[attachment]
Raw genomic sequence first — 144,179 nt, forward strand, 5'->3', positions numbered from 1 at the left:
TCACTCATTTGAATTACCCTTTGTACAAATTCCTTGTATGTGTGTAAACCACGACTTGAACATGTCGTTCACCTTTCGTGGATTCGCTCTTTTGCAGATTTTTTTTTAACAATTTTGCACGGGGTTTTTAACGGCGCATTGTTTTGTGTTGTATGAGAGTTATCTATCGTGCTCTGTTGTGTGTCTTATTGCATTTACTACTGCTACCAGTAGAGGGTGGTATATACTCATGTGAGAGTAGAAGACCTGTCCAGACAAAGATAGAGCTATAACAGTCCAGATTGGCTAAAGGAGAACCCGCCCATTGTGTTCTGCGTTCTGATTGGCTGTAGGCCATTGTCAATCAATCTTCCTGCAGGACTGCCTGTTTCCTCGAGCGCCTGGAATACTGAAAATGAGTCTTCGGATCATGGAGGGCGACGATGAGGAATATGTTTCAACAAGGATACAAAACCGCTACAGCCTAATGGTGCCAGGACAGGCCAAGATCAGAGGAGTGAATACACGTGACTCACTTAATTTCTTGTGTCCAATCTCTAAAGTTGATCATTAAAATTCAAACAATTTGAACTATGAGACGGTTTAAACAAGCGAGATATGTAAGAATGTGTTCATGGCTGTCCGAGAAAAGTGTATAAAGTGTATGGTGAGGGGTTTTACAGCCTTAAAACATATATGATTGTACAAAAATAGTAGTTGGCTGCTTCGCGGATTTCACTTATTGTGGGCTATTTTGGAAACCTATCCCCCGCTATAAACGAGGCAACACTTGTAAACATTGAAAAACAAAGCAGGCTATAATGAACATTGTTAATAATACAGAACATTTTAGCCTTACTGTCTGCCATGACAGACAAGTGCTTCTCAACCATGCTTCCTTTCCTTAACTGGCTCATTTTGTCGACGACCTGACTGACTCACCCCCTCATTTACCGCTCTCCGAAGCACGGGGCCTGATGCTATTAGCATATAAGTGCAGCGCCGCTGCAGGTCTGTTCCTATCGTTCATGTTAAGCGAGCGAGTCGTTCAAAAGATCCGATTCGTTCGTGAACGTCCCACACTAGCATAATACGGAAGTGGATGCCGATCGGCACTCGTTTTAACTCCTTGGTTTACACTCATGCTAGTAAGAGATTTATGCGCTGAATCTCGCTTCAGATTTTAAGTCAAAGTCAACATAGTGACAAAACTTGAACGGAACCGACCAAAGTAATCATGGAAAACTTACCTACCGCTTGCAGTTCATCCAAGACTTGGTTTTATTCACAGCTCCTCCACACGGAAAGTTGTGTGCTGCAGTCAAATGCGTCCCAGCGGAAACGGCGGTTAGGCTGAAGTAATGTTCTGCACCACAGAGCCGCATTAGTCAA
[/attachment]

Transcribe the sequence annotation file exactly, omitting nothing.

Raw genomic sequence first — 144,179 nt, forward strand, 5'->3', positions numbered from 1 at the left:
TCACTCATTTGAATTACCCTTTGTACAAATTCCTTGTATGTGTGTAAACCACGACTTGAACATGTCGTTCACCTTTCGTGGATTCGCTCTTTTGCAGATTTTTTTTTAACAATTTTGCACGGGGTTTTTAACGGCGCATTGTTTTGTGTTGTATGAGAGTTATCTATCGTGCTCTGTTGTGTGTCTTATTGCATTTACTACTGCTACCAGTAGAGGGTGGTATATACTCATGTGAGAGTAGAAGACCTGTCCAGACAAAGATAGAGCTATAACAGTCCAGATTGGCTAAAGGAGAACCCGCCCATTGTGTTCTGCGTTCTGATTGGCTGTAGGCCATTGTCAATCAATCTTCCTGCAGGACTGCCTGTTTCCTCGAGCGCCTGGAATACTGAAAATGAGTCTTCGGATCATGGAGGGCGACGATGAGGAATATGTTTCAACAAGGATACAAAACCGCTACAGCCTAATGGTGCCAGGACAGGCCAAGATCAGAGGAGTGAATACACGTGACTCACTTAATTTCTTGTGTCCAATCTCTAAAGTTGATCATTAAAATTCAAACAATTTGAACTATGAGACGGTTTAAACAAGCGAGATATGTAAGAATGTGTTCATGGCTGTCCGAGAAAAGTGTATAAAGTGTATGGTGAGGGGTTTTACAGCCTTAAAACATATATGATTGTACAAAAATAGTAGTTGGCTGCTTCGCGGATTTCACTTATTGTGGGCTATTTTGGAAACCTATCCCCCGCTATAAACGAGGCAACACTTGTAAACATTGAAAAACAAAGCAGGCTATAATGAACATTGTTAATAATACAGAACATTTTAGCCTTACTGTCTGCCATGACAGACAAGTGCTTCTCAACCATGCTTCCTTTCCTTAACTGGCTCATTTTGTCGACGACCTGACTGACTCACCCCCTCATTTACCGCTCTCCGAAGCACGGGGCCTGATGCTATTAGCATATAAGTGCAGCGCCGCTGCAGGTCTGTTCCTATCGTTCATGTTAAGCGAGCGAGTCGTTCAAAAGATCCGATTCGTTCGTGAACGTCCCACACTAGCATAATACGGAAGTGGATGCCGATCGGCACTCGTTTTAACTCCTTGGTTTACACTCATGCTAGTAAGAGATTTATGCGCTGAATCTCGCTTCAGATTTTAAGTCAAAGTCAACATAGTGACAAAACTTGAACGGAACCGACCAAAGTAATCATGGAAAACTTACCTACCGCTTGCAGTTCATCCAAGACTTGGTTTTATTCACAGCTCCTCCACACGGAAAGTTGTGTGCTGCAGTCAAATGCGTCCCAGCGGAAACGGCGGTTAGGCTGAAGTAATGTTCTGCACCACAGAGCCGCATTAGTCAA